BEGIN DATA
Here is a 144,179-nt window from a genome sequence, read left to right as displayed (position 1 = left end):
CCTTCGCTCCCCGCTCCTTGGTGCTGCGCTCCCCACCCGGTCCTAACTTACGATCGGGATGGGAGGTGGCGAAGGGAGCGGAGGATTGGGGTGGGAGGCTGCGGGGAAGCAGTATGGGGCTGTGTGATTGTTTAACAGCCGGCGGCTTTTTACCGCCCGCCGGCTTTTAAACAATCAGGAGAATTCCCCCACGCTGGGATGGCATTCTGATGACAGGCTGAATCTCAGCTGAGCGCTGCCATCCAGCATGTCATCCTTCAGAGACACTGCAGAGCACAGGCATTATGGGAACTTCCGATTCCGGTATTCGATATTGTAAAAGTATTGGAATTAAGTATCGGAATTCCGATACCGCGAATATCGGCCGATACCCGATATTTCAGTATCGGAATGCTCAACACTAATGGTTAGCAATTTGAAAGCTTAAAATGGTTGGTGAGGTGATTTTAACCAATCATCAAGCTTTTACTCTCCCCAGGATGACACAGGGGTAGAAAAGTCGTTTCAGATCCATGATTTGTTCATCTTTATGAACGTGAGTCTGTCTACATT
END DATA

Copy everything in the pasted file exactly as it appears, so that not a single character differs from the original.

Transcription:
Here is a 144,179-nt window from a genome sequence, read left to right as displayed (position 1 = left end):
CCTTCGCTCCCCGCTCCTTGGTGCTGCGCTCCCCACCCGGTCCTAACTTACGATCGGGATGGGAGGTGGCGAAGGGAGCGGAGGATTGGGGTGGGAGGCTGCGGGGAAGCAGTATGGGGCTGTGTGATTGTTTAACAGCCGGCGGCTTTTTACCGCCCGCCGGCTTTTAAACAATCAGGAGAATTCCCCCACGCTGGGATGGCATTCTGATGACAGGCTGAATCTCAGCTGAGCGCTGCCATCCAGCATGTCATCCTTCAGAGACACTGCAGAGCACAGGCATTATGGGAACTTCCGATTCCGGTATTCGATATTGTAAAAGTATTGGAATTAAGTATCGGAATTCCGATACCGCGAATATCGGCCGATACCCGATATTTCAGTATCGGAATGCTCAACACTAATGGTTAGCAATTTGAAAGCTTAAAATGGTTGGTGAGGTGATTTTAACCAATCATCAAGCTTTTACTCTCCCCAGGATGACACAGGGGTAGAAAAGTCGTTTCAGATCCATGATTTGTTCATCTTTATGAACGTGAGTCTGTCTACATT